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COUNTRY MUSIC GOES TO TOWN
An interesting new development has been observed recently in the musical tastes of the peoples of Western Europe, which have given to the world Brahms, Beethoven, Bach, Mendelssohn, Chopin, Wagner, Verdi and the walzes of Johann Strauss. Now, it appears that European musical culture has taken a surprising and ardent fancy to the works of a new school of composers and performers, who include:
Roy Acuff and his Smoky Mountain Boys including Grandpap who thumps a hillbilly bull fiddle (or doghouse), while wearing a trick goatee and an old Confederate forager's cap—Lonzo and Oscar, a couple of bucolic comics who blow on jugs—a character known as "String Bean," who plays on a five-string banjo and wears his pants down around his knees—and the late "Hank" Williams, a sort of "Irving Berlin of the straw stack," among whose compositions are "Lovesick Blues," "Hey, Good Lookin'," and "Honky-Tonkin\"
In short, Europe has been exposed to—and has taken to— hillbilly and western (American) music. Until comparatively recent times, this form of musical expression had been confined to the fiddling "hoedowns" in the cabins and one-room school-houses of the Tennessee-Kentucky-Ozark hill country, and to the nasal wailings of cowboys on the lone prairie who, in song at least, are generally solitary and always sad.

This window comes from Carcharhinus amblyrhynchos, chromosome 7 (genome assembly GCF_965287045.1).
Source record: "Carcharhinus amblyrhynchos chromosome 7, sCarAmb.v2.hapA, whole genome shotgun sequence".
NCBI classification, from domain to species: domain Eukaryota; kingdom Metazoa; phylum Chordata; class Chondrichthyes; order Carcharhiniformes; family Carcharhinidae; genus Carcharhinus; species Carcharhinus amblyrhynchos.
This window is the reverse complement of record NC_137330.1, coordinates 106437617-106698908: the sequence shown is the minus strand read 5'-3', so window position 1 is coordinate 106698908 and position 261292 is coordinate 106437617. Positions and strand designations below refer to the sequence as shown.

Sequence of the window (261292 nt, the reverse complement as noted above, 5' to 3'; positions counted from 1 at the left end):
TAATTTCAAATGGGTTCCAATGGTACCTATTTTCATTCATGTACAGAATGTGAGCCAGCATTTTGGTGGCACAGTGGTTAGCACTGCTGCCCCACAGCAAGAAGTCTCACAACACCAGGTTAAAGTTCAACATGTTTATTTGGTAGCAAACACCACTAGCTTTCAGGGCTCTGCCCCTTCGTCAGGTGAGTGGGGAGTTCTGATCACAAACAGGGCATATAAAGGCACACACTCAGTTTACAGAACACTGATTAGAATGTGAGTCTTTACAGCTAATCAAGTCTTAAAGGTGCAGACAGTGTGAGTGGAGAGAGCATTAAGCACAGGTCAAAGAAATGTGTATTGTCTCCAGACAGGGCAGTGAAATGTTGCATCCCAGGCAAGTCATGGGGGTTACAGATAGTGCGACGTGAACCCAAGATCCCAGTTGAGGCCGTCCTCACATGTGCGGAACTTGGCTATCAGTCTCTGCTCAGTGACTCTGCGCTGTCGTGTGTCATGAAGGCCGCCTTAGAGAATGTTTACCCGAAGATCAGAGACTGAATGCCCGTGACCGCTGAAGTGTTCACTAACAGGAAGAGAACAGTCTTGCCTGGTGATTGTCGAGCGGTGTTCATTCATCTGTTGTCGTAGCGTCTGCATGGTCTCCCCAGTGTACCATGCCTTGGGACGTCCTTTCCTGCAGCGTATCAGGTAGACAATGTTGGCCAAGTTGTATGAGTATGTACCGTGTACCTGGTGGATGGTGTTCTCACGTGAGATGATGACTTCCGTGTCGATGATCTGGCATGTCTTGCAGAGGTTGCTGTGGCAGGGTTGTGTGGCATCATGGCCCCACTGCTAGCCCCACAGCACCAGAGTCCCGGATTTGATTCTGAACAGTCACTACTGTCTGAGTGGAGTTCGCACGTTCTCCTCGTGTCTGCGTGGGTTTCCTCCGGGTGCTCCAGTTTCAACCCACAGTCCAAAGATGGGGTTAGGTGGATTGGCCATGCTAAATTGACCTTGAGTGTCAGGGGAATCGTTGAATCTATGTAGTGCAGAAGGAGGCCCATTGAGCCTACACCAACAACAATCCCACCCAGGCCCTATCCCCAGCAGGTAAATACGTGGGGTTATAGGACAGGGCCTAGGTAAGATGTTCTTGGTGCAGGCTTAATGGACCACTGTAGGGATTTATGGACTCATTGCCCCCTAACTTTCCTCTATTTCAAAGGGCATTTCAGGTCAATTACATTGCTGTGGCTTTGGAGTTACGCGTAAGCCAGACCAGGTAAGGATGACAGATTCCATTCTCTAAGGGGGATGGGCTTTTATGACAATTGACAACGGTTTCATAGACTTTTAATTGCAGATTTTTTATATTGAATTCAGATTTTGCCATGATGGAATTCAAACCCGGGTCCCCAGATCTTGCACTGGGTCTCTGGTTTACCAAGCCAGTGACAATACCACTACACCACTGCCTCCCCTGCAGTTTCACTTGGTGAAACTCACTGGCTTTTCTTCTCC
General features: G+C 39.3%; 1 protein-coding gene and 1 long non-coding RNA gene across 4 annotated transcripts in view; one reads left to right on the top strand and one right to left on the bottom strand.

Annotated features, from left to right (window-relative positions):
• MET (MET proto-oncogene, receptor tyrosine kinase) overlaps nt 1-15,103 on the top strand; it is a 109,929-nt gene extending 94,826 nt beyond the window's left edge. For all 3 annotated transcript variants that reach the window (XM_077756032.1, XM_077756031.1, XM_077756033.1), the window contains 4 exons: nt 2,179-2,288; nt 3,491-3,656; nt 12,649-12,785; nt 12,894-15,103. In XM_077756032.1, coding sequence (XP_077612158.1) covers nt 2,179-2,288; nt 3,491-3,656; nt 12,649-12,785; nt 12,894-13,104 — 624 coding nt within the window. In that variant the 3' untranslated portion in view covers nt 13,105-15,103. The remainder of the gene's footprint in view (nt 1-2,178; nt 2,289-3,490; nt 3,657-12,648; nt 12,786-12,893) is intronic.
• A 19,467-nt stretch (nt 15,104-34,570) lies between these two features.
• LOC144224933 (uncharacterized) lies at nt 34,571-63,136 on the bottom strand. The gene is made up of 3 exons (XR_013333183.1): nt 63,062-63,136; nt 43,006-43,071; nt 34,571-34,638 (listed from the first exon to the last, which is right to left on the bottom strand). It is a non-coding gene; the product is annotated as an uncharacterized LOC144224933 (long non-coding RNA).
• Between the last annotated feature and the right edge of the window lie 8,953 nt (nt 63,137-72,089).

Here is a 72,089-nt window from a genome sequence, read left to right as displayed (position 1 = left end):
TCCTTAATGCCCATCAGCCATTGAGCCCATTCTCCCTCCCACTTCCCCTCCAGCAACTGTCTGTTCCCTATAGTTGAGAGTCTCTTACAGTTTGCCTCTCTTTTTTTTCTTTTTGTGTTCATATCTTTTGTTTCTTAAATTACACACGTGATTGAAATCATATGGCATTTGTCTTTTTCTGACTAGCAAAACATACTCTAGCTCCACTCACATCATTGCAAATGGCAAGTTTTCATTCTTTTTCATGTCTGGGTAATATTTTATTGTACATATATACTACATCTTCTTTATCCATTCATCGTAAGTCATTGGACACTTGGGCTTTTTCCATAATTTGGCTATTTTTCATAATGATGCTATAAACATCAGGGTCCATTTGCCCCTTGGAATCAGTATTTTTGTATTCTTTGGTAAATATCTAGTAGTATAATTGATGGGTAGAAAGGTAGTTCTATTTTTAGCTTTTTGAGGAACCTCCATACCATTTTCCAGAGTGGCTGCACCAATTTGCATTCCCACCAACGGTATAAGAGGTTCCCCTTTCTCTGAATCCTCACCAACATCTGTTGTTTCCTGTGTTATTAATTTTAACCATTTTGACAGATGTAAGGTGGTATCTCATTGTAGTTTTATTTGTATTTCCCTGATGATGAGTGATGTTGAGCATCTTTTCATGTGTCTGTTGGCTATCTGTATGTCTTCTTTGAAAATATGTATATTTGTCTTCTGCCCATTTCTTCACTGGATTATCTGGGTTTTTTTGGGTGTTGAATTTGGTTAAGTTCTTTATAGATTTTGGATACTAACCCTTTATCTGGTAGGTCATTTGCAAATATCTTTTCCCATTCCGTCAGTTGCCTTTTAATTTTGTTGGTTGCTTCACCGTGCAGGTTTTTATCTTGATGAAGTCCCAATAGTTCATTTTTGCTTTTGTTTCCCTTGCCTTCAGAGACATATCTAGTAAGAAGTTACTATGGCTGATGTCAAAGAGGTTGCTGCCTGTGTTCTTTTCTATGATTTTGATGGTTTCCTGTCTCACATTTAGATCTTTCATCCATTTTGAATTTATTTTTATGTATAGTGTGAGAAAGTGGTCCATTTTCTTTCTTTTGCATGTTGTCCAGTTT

Nowadays this homely artistry has gone international. American armed service personnel and this country's expanding participation in world affairs have made American "country music" almost as prominent in western Europe as the Marshall Plan.
The same is true, maybe to a lesser degree, in Asia. Last spring, when a series of tornadoes hit areas of Tennessee, numerous Japanese sent inquiries from their native land to
"Reprinted by permission from Nation's Business, Vol. 41, No. 2, February, Copyright 1953, and by permission from Rufus Jarman."